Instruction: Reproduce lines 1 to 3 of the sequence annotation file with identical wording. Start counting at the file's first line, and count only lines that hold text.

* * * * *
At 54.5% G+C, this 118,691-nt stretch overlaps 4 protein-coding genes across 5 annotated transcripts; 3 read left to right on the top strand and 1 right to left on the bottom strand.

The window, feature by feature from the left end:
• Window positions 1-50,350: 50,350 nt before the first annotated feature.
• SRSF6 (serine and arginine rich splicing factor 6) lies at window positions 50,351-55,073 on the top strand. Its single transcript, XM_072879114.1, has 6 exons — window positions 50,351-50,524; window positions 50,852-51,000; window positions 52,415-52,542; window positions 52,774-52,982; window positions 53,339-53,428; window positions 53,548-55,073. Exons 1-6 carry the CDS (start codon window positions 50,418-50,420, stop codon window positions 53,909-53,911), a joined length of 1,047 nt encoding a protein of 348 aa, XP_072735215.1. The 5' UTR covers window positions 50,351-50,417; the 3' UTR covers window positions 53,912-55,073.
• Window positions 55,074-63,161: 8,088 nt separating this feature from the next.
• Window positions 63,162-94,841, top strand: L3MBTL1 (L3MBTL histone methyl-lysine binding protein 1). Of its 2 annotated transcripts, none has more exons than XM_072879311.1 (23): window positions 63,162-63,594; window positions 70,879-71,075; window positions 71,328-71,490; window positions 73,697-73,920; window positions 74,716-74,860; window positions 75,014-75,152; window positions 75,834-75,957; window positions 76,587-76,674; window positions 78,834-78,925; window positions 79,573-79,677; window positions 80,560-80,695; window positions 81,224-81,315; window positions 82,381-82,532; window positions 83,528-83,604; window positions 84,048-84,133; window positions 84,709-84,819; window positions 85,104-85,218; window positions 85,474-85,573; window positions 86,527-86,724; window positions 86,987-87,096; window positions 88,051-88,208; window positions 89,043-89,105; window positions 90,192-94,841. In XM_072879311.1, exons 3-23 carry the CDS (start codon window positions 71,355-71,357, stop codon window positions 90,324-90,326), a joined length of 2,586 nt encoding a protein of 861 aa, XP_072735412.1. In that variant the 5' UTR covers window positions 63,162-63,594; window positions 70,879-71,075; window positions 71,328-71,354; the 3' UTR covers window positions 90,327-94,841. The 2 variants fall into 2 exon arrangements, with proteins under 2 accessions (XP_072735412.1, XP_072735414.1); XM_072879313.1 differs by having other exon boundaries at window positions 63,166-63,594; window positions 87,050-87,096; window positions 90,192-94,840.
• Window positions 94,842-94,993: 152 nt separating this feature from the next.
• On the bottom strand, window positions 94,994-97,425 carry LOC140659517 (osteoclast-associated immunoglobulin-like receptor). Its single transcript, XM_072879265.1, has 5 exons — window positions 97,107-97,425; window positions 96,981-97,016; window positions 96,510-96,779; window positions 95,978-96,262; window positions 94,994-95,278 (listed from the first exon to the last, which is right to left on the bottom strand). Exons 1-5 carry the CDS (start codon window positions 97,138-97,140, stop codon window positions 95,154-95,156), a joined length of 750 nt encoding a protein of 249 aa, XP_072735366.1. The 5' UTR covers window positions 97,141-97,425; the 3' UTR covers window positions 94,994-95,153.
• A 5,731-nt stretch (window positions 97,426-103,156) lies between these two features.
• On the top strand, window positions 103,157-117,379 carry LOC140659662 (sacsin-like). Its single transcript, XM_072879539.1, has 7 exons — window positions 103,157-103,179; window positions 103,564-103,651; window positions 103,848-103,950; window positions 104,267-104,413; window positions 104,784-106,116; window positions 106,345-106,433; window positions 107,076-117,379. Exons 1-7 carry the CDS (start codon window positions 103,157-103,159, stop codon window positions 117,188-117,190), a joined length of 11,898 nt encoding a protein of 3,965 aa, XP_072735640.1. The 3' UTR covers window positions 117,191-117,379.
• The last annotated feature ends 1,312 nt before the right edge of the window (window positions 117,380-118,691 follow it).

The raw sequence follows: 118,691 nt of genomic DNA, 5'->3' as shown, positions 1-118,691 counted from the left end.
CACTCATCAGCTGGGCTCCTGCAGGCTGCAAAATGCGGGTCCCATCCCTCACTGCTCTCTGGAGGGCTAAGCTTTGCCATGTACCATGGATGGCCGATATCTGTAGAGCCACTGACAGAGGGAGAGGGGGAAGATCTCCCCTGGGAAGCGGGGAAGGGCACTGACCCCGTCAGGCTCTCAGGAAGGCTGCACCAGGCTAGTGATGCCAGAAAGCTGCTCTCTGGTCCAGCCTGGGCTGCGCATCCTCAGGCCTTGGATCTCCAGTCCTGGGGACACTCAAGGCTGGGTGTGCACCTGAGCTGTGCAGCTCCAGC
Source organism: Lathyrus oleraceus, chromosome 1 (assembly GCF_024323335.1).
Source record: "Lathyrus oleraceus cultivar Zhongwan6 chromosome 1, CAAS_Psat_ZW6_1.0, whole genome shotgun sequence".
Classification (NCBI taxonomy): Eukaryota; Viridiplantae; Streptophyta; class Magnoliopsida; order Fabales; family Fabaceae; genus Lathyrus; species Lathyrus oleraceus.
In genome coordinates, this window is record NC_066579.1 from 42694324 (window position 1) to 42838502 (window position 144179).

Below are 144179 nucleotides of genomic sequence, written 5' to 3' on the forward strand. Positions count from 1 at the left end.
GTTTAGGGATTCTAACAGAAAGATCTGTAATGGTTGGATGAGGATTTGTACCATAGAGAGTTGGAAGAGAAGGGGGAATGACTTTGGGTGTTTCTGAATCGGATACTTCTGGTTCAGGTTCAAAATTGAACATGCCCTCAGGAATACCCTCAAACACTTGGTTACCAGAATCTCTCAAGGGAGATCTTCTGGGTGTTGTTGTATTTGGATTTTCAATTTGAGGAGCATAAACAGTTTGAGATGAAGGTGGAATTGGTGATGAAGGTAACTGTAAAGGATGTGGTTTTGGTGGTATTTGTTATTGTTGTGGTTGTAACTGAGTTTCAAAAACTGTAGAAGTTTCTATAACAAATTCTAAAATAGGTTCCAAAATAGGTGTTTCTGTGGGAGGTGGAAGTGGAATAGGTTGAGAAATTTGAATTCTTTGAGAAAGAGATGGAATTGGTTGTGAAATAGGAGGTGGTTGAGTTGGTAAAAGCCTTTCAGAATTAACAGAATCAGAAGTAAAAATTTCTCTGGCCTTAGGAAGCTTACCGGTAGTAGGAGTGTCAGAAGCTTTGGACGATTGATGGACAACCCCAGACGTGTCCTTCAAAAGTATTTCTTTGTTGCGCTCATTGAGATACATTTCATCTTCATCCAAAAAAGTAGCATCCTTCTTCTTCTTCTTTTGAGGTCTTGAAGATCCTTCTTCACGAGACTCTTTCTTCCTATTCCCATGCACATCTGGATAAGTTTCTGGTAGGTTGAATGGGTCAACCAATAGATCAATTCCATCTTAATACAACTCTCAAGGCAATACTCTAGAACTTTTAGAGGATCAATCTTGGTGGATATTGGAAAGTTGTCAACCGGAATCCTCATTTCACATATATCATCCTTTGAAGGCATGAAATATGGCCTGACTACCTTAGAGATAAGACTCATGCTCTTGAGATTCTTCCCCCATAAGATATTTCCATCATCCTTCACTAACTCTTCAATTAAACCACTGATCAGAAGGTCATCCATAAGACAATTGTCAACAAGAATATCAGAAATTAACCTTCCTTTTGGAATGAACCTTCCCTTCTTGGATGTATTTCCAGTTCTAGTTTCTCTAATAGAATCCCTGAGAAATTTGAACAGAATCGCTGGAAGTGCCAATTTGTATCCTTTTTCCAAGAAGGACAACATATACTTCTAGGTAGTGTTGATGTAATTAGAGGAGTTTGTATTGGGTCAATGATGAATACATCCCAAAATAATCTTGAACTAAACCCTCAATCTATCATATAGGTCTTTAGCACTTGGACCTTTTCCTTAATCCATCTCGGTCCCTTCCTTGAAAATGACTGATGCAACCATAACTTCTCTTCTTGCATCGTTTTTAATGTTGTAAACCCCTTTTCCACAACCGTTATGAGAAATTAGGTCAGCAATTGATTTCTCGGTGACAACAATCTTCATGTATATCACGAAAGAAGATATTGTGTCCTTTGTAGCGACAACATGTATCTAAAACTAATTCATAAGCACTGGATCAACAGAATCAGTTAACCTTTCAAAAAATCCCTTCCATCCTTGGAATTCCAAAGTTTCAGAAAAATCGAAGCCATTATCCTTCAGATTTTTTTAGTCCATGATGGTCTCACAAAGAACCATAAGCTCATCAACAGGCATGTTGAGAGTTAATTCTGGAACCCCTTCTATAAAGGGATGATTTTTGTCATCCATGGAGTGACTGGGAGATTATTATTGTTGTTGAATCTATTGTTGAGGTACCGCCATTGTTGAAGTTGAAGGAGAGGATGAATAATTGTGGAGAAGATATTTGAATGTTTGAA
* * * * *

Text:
At 54.5% G+C, this 118,691-nt stretch overlaps 4 protein-coding genes across 5 annotated transcripts; 3 read left to right on the top strand and 1 right to left on the bottom strand.

The window, feature by feature from the left end:
• Window positions 1-50,350: 50,350 nt before the first annotated feature.